And even though in D&D they breathe acid instead of fire, because of Sleeping Beauty, the Black Dragon was and will forever be the definitive dragon in my mind.

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Cyan Wisp


Being a recovering arachnophobe, spiders have always been one of my monster go-tos. They are perfect amoral predators and come with aeons of cultural emotional baggage, for good or ill. My first exposure to the Aranea was through Module X1: Isle of Dread, but it wasn’t until 3.5e that I really came to appreciate their potential as antagonists - intelligent, shapechanging magical spiders with a plan. They were aligned “usually neutral” in 3.5e, so they’re not obviously “bad guys” and may even have trading links (if a little unnerving) with civilised society. I like to use them in a secret society aspect; working away in the background infiltrating society or conducting Dr Moreau-esque breeding experiments - always trying to further the superiority of Aranea.



Gelatinous Cube.

There are a few monsters which scream D&D to me. The cube is the one that represents the essence of D&D the most. I have not encountered anything else like it in other fiction. Oozes aren't an uncommon thing for sure, but they usually, ooze. That is, they flow a bit like liquid. Encountering a cube is a classic D&D exploration encounter. No other single encounter gets to the heart of the game (well...maybe dragons :p but they're common in fantasy in general).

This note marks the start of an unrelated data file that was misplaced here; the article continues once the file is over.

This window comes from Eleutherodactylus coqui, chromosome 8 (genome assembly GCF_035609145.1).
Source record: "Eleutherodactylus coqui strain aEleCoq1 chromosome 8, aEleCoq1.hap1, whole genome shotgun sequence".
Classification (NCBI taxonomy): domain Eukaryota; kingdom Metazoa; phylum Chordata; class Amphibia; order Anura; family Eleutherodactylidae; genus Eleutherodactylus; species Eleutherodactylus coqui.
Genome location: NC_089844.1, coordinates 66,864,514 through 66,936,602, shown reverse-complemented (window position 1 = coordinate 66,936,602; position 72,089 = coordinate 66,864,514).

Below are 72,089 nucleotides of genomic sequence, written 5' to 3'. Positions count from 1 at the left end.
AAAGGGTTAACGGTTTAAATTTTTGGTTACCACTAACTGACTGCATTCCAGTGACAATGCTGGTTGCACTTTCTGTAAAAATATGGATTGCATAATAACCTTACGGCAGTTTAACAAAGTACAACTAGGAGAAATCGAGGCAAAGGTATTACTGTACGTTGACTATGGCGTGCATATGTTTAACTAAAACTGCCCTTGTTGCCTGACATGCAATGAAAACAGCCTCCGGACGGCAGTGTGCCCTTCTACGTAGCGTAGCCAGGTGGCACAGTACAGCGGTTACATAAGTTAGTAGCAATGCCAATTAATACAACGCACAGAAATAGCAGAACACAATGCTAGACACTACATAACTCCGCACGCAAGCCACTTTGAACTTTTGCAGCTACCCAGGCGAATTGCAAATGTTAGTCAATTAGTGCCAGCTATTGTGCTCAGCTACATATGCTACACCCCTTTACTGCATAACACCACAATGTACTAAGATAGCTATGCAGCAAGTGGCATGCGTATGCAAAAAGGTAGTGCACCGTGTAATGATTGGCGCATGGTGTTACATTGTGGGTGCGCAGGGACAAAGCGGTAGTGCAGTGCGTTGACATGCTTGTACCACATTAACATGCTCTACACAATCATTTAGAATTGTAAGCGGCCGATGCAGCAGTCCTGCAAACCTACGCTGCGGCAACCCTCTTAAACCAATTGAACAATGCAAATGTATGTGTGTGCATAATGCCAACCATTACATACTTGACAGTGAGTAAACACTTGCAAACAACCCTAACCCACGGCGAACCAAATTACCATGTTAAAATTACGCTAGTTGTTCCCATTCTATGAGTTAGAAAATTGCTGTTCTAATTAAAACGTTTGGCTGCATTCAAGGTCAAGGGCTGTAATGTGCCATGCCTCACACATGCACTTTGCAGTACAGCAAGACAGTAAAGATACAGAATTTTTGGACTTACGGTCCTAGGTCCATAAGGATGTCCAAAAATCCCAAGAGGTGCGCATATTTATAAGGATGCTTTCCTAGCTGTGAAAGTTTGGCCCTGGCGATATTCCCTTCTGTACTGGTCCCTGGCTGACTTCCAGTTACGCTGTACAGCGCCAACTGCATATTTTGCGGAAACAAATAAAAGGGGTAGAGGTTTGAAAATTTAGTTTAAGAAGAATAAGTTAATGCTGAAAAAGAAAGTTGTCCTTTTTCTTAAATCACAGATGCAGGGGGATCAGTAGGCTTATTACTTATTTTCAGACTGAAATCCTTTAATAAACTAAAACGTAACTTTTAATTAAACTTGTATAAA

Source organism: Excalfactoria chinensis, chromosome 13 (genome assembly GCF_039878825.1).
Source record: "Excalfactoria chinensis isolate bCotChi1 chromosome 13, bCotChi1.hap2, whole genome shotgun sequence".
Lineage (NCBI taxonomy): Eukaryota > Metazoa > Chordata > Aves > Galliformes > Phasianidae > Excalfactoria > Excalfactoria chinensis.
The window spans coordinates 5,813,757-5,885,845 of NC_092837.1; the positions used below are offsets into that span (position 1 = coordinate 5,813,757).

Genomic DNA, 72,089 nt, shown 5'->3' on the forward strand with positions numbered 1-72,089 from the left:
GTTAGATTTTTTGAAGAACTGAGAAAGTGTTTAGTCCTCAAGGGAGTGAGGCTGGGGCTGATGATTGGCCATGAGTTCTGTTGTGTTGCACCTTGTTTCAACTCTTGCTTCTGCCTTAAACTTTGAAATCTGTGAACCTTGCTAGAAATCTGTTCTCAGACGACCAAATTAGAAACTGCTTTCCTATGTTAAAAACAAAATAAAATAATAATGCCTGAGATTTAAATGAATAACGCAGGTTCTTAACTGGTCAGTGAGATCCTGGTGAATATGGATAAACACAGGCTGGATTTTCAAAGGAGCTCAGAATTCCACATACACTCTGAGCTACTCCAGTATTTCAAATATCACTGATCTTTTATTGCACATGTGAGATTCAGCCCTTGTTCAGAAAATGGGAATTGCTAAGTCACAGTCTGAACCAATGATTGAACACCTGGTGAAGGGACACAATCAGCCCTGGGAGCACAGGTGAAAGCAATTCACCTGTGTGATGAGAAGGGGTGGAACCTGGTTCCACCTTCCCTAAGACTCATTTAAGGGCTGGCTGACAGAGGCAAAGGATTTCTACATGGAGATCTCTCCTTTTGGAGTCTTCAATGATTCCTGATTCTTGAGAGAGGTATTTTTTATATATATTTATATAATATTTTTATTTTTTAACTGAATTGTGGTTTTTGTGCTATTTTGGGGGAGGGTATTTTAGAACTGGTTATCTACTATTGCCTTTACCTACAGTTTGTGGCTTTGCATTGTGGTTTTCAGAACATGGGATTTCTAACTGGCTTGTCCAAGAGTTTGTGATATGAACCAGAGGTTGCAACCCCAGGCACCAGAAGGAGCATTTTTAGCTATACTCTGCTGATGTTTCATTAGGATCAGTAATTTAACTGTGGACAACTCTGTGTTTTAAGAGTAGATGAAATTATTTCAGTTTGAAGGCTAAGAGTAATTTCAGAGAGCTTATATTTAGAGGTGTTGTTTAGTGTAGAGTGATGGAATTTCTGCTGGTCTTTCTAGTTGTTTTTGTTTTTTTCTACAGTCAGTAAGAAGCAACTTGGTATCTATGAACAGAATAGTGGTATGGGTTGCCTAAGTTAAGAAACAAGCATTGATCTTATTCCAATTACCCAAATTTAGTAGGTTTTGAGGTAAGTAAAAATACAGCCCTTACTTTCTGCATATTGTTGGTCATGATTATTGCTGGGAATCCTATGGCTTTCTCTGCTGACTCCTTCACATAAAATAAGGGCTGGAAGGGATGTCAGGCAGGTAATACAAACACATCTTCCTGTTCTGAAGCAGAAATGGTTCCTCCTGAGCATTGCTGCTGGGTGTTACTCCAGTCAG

When they appeared the Otyugh instantly became a feature of nearly every dungeon for me. Natural sewer systems that clean up after the denizens. A significant challenge for lower level PCs and sometimes even a hassle for high level parties, the Otyugh seemed to be one of the underground denizens happy to be there. Part of my fascination with them, particularly during 1e but even to this day, stems from StarWars. I loved the scene of the heroes falling in a trash compactor and strange tentacles rising up out of the muck to attack. Plus in a bizarre kind of way they're cute.



Orcus on a bad hair day
I nominate the Umber Hulk.

Unique to D&D as far as I know, it was one of those what was a great equalizer even as you got more powerful - and was feared because of that. Subterranean, burrowing out of the tunnel walls to ambush you, confusing your party members or maybe yourself. Sure, everyone ran from the sheer destructive might of a beholder or a dragon, but you never knew when a group of umber hulks were waiting just on the other side of that cave wall.


I'm sorry, Dave. I'm afraid I can't do that.
The original Meenlock.


There are a lot of awesome and cool monsters. But I still remember the first time I read the entry in the Fiend Folio for the Meenlock, and how it ended ...

If they succeed in doing so, they will take the victim to their shaft, sealing it after entry. After a short but gruesome treatment, the victim himself becomes a meenlock.

The whole description was so awesomely chilling. Too often in D&D you had "monsters as bags of hit points." The meenlocks fell into that category of monsters, like rot grubs, and the Sons of Kyuss, that could terrify, that evoked a profound sense of Cronenbergian body horror.

The next time the lights are out, and the wind begins to sound like a whisper, just remember the Meenlocks.